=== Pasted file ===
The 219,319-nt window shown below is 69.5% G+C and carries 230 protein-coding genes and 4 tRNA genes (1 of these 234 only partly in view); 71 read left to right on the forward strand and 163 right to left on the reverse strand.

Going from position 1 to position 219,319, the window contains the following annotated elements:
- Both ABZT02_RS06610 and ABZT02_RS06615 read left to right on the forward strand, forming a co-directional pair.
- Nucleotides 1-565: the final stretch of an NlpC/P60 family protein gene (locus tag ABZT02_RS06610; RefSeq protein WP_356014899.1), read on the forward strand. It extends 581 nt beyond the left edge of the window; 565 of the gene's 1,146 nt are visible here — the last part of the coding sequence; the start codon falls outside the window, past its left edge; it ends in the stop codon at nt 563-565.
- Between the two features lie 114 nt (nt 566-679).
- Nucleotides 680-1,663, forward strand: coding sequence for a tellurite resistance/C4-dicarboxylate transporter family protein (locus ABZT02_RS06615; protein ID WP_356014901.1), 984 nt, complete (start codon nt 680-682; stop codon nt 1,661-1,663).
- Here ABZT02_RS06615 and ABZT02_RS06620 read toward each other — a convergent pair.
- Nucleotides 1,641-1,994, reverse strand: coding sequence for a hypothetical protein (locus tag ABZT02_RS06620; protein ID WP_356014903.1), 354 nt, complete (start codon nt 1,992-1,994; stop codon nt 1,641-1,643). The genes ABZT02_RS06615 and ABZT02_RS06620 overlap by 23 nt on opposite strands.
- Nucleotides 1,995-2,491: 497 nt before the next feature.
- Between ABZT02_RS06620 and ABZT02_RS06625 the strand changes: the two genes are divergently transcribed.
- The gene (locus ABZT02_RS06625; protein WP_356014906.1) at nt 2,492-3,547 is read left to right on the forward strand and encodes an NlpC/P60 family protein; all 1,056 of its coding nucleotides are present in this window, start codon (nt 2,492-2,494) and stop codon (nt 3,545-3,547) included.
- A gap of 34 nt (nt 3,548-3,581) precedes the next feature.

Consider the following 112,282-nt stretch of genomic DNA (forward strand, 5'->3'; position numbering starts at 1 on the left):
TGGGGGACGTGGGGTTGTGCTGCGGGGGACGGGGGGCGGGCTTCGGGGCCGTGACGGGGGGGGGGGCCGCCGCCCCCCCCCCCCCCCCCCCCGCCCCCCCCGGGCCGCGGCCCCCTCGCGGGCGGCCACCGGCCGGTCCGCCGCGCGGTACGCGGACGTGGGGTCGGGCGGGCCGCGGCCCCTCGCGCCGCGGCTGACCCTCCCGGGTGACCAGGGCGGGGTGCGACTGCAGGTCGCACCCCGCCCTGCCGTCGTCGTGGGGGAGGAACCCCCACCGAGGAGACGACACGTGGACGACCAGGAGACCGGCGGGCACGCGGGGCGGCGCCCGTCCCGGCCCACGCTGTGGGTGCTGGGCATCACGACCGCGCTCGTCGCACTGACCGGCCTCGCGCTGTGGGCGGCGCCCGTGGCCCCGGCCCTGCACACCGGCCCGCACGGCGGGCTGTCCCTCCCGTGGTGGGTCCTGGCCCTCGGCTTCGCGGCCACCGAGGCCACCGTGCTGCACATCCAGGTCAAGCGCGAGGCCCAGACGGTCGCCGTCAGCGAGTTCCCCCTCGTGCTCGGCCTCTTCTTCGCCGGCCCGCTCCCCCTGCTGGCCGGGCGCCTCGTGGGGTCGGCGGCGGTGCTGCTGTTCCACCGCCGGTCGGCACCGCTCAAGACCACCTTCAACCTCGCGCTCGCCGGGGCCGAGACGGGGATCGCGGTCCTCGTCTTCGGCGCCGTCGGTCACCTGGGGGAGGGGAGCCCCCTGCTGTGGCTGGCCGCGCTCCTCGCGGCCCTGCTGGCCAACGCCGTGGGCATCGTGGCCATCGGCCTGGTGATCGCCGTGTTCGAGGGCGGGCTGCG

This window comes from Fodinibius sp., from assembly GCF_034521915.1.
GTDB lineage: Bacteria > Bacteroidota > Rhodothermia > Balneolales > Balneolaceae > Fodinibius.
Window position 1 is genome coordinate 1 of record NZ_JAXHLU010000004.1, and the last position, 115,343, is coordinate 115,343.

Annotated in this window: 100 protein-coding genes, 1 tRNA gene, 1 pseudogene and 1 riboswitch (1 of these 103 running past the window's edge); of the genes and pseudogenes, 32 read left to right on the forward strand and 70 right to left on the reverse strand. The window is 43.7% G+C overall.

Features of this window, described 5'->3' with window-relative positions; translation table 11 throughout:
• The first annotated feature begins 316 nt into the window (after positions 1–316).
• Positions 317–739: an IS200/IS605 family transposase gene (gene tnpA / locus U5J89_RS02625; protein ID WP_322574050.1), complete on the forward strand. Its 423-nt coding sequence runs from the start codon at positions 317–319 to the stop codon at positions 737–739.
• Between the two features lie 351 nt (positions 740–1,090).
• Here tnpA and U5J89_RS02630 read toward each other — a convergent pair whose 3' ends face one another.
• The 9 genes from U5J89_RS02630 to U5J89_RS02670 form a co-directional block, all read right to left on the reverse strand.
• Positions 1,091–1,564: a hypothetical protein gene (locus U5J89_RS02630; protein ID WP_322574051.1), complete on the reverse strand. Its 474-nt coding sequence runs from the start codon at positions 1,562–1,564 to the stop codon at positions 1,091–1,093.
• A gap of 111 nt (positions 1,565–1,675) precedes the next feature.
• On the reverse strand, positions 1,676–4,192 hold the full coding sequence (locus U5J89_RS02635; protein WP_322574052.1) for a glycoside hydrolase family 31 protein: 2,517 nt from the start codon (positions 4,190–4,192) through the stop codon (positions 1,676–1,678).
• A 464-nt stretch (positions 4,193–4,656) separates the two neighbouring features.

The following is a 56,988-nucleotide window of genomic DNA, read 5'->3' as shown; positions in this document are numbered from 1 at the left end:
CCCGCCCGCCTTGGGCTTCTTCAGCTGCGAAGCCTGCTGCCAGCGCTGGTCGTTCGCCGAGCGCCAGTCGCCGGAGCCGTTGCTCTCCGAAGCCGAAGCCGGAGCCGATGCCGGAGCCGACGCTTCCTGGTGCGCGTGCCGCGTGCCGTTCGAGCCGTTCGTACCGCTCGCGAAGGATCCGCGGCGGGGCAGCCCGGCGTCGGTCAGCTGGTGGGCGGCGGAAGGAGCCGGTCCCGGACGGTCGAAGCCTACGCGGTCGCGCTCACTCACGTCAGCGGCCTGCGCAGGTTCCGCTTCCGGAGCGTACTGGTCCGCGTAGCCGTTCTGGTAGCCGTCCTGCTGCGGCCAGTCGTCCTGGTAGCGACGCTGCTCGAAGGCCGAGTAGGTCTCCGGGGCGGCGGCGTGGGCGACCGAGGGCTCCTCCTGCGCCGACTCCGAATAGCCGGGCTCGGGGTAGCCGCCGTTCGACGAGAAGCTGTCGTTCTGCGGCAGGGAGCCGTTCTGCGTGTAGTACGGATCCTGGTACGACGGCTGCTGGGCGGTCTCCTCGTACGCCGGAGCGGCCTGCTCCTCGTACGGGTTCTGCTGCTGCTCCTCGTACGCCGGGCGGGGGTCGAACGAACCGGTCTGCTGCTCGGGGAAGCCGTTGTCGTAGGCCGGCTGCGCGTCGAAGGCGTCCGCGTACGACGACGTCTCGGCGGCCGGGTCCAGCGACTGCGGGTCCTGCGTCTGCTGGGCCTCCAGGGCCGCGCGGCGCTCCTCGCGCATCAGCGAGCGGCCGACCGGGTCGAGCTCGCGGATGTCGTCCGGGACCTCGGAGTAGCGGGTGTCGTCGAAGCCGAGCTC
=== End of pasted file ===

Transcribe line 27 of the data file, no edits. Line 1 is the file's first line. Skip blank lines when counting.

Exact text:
• On the reverse strand, positions 1,676–4,192 hold the full coding sequence (locus U5J89_RS02635; protein WP_322574052.1) for a glycoside hydrolase family 31 protein: 2,517 nt from the start codon (positions 4,190–4,192) through the stop codon (positions 1,676–1,678).